Schooling Bass – Part 2

Results for 4th Annual Ohmstede Saltwater Showdown
June 22, 2017
Deadly jellyfish found in Texas waters!
July 5, 2017

Last week we went over the ins and outs of schooling bass behavior and pursuing them.

Now, we are going to dive head first into my favorite ways to catch them.  Some of my methods are very common and others are off the beaten path.

  1. Lipless Crankbait- This should be a mainstay during the summer months and always be on the deck of your boat. My favorite is a 6th sense Quake. It is a 7/8 oz lure that you can cast a mile and has a faint rattling sound that will flat out catch um.  Other great lipless cranks are Strike King red eye shad, Rattle Trap and a Yo Zuri.  I typically want these baits to be chrome and blue, or white and chartreuse.  I throw these on 15lb floro on a medium action rod.
  2. Walking Bait- No schooling conversation would be complete without a zara spook style bait. I like a 6th sense dogma crush, super spook jr and a lucky craft Sammy for this application. The key to these baits is to make a long cast, PAST the school and bring it to them.  DON’T cast it directly into the fray.  I throw these baits on 30lb braid on a medium/fast action rod with the drag set fairly loose on my reel.  You have to be careful with braid and treble hook baits as you can easily pull out the hooks or bend them since braid doesn’t stretch.
  3. Jerkbait- The good ol jerkbait has caught a bazillion bass and will smoke schoolers in every state in the union. Again, cast this bait past the school and use some violent twitches as you near the bait and be ready for action. I want this bait to be chrome or shad colored with a feather hook on the back.  Good baits to throw are the Rapala X-rap, Spro Mcstick 95 and the 6th sense provoke.  I like to chunk these baits on 12lb floro with a long medium fast action rod.
  4. Swimbait- Now, there are 2 schools of thought on throwing a swimbait at schooling bass. Do you throw a small bait in the bait ball? Or do you throw a larger swimbait under them?  I will opt for the 2nd option since I feel the above mentioned baits will catch the actively feeding bass in the top 5’ of the water column.  I will heave out a 4-6” hard style or exposed hook swimbait and use a slow reel or a reel and stop style retrieve in hopes of catching the biggest bass in the school.  Good baits to throw are a 5” Bull Shad, 6th sense Speed glide 100 and a Osprey tournament talon with an exposed hook.  I throw these baits on 17-20lb floro with a 7’8” heavy action rod like the IROD  Jr Swimbait rod.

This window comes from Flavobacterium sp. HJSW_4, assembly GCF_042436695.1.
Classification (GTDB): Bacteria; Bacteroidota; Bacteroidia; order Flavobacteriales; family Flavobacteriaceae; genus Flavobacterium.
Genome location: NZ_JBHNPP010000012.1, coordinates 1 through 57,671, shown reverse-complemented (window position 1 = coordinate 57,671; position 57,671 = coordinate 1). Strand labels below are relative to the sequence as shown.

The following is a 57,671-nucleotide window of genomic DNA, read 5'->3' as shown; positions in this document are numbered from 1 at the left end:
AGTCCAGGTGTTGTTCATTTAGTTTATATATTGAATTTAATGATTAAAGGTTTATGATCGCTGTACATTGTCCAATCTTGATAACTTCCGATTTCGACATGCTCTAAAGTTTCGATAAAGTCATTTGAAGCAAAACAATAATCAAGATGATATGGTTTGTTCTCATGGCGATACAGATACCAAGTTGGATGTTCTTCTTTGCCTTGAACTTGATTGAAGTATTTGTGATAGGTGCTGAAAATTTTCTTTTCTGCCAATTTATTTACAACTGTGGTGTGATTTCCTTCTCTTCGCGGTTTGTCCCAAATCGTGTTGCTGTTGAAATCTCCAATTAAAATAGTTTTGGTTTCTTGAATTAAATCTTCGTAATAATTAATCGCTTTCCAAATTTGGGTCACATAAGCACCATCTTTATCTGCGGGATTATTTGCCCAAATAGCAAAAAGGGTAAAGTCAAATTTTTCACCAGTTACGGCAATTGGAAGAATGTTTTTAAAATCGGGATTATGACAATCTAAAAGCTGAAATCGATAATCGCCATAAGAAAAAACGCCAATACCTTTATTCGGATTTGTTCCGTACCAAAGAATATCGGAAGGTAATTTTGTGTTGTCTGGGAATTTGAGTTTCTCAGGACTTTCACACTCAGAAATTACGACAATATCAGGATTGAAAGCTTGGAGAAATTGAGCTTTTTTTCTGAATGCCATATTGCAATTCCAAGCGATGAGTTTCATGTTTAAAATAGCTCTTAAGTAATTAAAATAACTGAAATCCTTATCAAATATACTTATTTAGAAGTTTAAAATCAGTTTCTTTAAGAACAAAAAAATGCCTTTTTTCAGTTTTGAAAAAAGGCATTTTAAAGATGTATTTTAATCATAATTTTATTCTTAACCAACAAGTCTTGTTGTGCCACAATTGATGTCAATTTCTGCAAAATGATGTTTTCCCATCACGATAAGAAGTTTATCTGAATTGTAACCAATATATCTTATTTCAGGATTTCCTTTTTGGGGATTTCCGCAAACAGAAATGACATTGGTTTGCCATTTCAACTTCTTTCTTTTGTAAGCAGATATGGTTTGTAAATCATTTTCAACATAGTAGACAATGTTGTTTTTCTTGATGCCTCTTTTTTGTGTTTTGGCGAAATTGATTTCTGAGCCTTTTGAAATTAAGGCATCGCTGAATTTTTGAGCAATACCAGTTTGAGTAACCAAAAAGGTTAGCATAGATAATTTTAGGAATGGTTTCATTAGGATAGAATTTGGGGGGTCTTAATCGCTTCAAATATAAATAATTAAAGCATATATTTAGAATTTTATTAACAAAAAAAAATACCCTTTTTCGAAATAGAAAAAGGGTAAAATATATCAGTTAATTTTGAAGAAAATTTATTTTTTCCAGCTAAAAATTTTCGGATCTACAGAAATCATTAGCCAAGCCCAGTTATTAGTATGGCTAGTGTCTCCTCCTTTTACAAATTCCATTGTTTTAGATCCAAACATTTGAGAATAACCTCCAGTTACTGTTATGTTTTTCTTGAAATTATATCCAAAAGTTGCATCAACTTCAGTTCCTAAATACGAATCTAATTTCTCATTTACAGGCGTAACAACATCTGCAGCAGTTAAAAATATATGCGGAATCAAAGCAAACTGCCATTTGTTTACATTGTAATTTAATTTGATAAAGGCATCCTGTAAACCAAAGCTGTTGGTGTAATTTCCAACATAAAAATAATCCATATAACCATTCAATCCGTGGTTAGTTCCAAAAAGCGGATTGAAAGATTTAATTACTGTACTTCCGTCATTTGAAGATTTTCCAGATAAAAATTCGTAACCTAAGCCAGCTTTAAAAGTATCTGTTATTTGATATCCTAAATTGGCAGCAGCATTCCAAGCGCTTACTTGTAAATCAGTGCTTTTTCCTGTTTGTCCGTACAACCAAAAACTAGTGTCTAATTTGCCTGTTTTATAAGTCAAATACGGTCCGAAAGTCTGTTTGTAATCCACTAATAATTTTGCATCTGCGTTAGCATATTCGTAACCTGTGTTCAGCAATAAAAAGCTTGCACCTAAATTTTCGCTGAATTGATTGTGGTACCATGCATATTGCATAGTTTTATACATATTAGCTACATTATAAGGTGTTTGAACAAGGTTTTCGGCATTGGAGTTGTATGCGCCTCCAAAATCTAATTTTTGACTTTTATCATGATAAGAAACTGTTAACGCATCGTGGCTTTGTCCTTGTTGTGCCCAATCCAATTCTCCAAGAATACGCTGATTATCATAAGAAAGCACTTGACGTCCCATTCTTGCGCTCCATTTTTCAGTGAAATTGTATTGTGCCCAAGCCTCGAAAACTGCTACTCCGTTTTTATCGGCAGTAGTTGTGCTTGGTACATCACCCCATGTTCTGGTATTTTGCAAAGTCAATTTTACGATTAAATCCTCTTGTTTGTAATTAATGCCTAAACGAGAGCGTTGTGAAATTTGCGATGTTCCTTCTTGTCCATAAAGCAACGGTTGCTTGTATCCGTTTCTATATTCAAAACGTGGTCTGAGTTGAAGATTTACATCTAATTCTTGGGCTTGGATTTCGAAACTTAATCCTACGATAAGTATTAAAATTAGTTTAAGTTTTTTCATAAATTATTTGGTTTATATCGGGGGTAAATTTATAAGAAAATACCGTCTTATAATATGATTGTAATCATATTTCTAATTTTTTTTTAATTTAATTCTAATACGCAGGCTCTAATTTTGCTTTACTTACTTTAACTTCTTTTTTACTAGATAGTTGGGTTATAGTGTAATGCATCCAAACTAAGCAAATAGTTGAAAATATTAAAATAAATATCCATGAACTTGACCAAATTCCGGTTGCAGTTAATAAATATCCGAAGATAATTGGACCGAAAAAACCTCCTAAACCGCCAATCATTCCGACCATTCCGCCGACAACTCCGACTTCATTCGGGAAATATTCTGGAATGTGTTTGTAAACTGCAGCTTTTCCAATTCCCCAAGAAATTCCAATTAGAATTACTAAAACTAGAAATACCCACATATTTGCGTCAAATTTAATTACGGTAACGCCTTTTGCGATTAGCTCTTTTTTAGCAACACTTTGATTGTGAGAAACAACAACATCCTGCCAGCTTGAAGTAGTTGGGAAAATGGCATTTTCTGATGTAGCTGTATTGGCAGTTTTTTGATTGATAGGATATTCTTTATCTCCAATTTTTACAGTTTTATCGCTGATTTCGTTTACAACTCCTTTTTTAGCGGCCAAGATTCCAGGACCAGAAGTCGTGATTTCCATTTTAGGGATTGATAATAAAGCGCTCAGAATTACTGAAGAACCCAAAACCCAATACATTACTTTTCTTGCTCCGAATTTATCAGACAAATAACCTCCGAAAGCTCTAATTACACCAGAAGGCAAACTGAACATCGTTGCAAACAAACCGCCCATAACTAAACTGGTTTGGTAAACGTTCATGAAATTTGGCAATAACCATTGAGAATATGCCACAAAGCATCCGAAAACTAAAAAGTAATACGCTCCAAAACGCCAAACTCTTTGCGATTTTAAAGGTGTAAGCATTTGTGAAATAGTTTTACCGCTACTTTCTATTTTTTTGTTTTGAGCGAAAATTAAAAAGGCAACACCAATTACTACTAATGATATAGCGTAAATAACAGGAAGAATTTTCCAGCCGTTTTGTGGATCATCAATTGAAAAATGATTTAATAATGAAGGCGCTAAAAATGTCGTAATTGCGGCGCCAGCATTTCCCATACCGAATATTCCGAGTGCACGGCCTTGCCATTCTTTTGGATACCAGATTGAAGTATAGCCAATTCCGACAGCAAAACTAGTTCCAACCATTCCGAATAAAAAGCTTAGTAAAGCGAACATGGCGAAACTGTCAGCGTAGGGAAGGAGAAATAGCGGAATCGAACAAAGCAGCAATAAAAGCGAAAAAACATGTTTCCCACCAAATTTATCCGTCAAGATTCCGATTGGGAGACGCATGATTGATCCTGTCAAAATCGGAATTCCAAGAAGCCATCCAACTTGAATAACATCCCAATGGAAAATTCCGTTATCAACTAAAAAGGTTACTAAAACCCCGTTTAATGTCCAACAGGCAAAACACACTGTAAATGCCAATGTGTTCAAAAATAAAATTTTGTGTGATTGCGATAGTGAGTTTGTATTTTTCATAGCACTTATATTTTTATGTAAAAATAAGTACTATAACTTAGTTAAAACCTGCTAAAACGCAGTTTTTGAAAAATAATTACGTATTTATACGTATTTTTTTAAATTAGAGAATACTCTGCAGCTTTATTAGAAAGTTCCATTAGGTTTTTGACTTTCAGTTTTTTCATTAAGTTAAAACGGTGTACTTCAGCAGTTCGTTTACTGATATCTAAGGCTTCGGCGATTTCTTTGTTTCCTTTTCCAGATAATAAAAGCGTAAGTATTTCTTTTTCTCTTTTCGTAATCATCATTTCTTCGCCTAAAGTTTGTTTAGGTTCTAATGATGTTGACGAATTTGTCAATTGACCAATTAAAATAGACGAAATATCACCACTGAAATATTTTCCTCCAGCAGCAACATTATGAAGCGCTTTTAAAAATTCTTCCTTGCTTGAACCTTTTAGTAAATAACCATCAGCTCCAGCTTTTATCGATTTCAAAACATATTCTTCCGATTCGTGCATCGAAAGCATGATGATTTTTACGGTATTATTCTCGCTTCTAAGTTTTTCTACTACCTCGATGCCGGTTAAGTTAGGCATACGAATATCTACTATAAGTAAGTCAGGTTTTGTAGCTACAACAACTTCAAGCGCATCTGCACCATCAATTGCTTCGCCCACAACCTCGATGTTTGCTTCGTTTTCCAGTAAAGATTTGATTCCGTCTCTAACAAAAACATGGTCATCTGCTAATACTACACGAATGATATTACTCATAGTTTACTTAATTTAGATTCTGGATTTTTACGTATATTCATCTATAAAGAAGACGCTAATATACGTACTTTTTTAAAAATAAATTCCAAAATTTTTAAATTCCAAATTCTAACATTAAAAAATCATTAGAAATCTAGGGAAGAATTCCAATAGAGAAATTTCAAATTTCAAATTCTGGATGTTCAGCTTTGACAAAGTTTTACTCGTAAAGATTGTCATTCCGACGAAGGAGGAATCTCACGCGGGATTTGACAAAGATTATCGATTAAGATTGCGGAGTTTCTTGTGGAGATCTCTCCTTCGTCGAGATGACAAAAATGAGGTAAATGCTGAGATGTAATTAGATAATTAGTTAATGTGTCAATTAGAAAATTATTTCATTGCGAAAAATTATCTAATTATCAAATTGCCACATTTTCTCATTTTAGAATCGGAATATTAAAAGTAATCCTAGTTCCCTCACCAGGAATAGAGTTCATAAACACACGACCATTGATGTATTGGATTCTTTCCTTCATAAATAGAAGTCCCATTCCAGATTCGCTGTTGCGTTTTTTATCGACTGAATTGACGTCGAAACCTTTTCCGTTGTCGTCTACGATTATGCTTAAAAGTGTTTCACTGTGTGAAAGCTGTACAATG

5. Mag Spoon- Now we are really going to try and get to the guts of the school throwing a BIG flutter spoon. These baits are not for the faint of heart. You need to throw this big chunk of shiny steel out past the school, count it down to the desired depth range and give it 2 good rips.  I mean rip your rod up from the 3 o’clock position to the 12 o’clock.  Then let it flutter back down.  Most of your bites will come on the rip and not the fall.  I throw these big spoons on 20lb floro with a 7’5” or longer Heavy action rod.  Good baits are the Nichols Ben Parker Flutter Spoon, 6th Sense Mag Spoon and the Talon Lake Fork Spoon.  Be advised that you will lose some fish you have hooked due to the size of the bait the bass has to leverage against you and the bait only has 1 treble hook.

Well, there you have it.  Some of the tactics are as old as bass fishing, while a couple others are outside the box.  Give these techniques a try next time you are out on the lake and the water starts to electrify with schooling shad and hungry bass trying to fill their guts with them.

G Luck and Tight Lines Texas Nation


Story by Shane Smith


Comments are closed.